This is the piece you tied to a satellite dish on your house in Copperas Cove. Fresh out of the Army in a house with a new girlfriend and the child gate that once kept your son out of the kitchen, you flipped the couch onto its side and texted your mother goodbye. Over Skype, your ex-wife read the message you left for your son and called the Copperas Cove police from Germany. Red and blue lights flashed against the side of the ladder you were standing on as you tied the paracord to the satellite dish.

The paracord whispers your former rank and last name. It remembers the glory days, when the First Sergeant was priming you to be a Sergeant Major. When you hopped out of helicopters and led your machine gun teams into remote villages as Iraqis fired AK-47s over your head. When you silenced the firing of a sniper in an alleyway from the back of a Stryker. When you held your son as he greeted Big Bird at a USO show.

Shake your head, open your eyes, and snap out of it. Go to a cheaper bar. Drink and remember you can never be a soldier again. You have gotten too old, too broken, too educated.

Step 5. Forget

Do not roll onto your side while lying in your bed to face the old poster of your company from shortly before deploying to Iraq. You will be tempted to mark each one that has died, either in combat or in remembering combat. This will only cause the ghosts to haunt you further.

Do not roll over and face the other side of the bed where a picture of your son sits inside your diploma from college. You will only want to call his mother and ask to speak to him. She will remind you in German, then in English, that you are not allowed to speak to him. She will have him write a note saying that he does not want to speak to you because you could not afford to send a birthday present two years ago.

Do not get out of bed and check out Facebook. You will see more comments and memories of the deceased. It will frustrate you enough to start lashing out at political posts from other old buddies who refuse to abandon old habits.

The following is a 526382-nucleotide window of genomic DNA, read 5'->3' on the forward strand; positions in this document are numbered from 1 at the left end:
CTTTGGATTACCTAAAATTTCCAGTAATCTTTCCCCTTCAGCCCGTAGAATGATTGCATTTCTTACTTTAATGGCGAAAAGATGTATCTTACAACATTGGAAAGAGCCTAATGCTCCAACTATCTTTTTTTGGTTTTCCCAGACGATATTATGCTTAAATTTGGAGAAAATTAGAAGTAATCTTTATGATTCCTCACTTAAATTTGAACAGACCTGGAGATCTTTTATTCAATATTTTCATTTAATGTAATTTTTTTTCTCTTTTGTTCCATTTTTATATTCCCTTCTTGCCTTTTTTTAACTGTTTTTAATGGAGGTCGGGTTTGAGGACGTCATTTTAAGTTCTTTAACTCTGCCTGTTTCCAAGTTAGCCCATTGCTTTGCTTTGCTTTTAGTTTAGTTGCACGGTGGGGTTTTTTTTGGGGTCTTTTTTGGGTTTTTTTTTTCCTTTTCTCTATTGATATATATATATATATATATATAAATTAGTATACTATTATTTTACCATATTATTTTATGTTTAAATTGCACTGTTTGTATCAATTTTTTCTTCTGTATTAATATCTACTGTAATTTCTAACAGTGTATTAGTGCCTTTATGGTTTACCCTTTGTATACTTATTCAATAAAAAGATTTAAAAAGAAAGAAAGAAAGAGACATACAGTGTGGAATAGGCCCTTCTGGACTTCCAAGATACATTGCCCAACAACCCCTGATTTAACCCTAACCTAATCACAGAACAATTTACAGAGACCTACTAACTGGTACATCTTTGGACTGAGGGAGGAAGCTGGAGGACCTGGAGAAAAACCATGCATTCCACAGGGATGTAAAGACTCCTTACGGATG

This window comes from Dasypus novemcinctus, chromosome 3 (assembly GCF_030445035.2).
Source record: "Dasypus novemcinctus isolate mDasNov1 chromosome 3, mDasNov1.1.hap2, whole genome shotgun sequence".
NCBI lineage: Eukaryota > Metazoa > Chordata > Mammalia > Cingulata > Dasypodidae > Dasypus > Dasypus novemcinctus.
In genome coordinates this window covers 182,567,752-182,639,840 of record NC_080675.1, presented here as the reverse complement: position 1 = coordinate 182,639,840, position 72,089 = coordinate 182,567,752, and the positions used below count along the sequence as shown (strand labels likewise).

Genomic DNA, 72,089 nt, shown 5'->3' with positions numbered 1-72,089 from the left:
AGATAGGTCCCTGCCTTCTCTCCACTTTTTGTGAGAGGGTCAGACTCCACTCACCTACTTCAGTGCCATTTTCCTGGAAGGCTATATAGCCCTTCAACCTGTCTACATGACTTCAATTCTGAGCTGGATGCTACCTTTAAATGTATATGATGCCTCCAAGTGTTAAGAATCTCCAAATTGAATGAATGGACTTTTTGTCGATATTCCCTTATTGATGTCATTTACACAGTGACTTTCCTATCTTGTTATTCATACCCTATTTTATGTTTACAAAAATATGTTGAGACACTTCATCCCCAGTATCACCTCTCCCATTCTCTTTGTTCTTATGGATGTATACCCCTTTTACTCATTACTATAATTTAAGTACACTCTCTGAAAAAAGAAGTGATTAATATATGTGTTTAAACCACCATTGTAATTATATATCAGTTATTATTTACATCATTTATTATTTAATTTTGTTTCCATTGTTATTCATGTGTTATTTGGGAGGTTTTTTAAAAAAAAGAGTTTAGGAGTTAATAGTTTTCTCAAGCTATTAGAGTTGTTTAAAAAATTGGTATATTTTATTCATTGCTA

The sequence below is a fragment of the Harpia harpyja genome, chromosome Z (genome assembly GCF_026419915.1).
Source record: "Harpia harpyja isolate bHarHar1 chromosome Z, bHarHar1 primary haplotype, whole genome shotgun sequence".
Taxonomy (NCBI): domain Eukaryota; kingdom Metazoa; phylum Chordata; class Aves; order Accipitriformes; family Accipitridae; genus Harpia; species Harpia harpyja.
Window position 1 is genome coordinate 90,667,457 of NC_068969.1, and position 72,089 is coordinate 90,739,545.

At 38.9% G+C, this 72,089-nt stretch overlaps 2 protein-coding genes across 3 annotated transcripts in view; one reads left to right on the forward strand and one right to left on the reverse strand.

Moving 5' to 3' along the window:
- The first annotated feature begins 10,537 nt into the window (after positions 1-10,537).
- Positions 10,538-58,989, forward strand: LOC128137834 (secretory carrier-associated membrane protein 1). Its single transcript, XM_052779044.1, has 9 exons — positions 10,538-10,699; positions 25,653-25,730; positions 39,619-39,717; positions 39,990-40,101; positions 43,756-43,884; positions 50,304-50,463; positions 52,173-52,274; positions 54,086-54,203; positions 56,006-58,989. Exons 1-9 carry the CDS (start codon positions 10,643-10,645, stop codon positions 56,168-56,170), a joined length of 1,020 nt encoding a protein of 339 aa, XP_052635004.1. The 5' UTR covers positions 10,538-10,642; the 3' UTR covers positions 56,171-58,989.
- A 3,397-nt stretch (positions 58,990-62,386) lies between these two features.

Do not open the refrigerator and pour water in a glass to drink. You will end up completely sober, crying over
memories of death and loss. Grab a beer instead. Pour whiskey in a glass to pair with it. Drink until you are numb.

Step 6. Recover

Wake up hungover. Make it to work on time. Finish out the day. Get a Lyft home. Drink a beer. Pass out.

Wake up hungover. Make it to work on time. Finish out the day. Get a Lyft home. Drink a beer. Pass out.

Wake up hungover. Make it to work on time. Finish out the day. Get a Lyft home. Drink a beer. Pass out.

Wake up hungover. Make it to work on time. Finish out the day. Get a Lyft home. Drink a beer. Read Hemingway. Pass out.

Wake up hungover. Make it to work on time. Finish out the day. Get a Lyft home. Replace the flat tire with the spare. Drink a beer. Read Tobias Wolff. Pass out.

Wake up hungover. Make it to work on time. Finish out the day. Drive to the tire shop. Replace the tire. Drive home. Drink a beer. Read Kurt Vonnegut. Pass out.

Wake up hungover. Make it to work on time. Finish out the day. Pass out.

Step 7. Repeat

You will find out about the friend’s death through social media. Usually Facebook, since most of these deaths come from old Army buddies whom have never enjoyed much human interaction. Any online presence becomes a marvelous oddity. The details remain about the same. The round bounces inside the skull like the ricochets of bullets following the walls inside round guard towers. Sometimes, these men hang themselves from the satellite dish mounted to the roof of their house with a five-foot strand of paracord. The blood soaks into the nylon and turns the green thread dark. Family members find the more self-aware ones lying next to an empty pill bottle recently picked up from the VA pharmacy.

Your brain ceases to function for a moment. Blink twice to snap back to reality. Click to expand the post. Read the comments. They are always the same. 


Clayton Bradshaw served in the US Army for eight years as an infantryman. He deployed with 3/2 SCR to Iraq from 2007 to 2008 and to Afghanistan from 2010 to 2011. He graduated from Sam Houston State University with a BA in English and currently participates in the MFA Creative Writing program at Texas State University. His work can be found in The Deadly Writers Patrol, Second Hand Stories, War, Literature and the Arts, and r.kv.r.y. He is currently working on a novel, Quietus, which looks to create agency within the veteran narrative.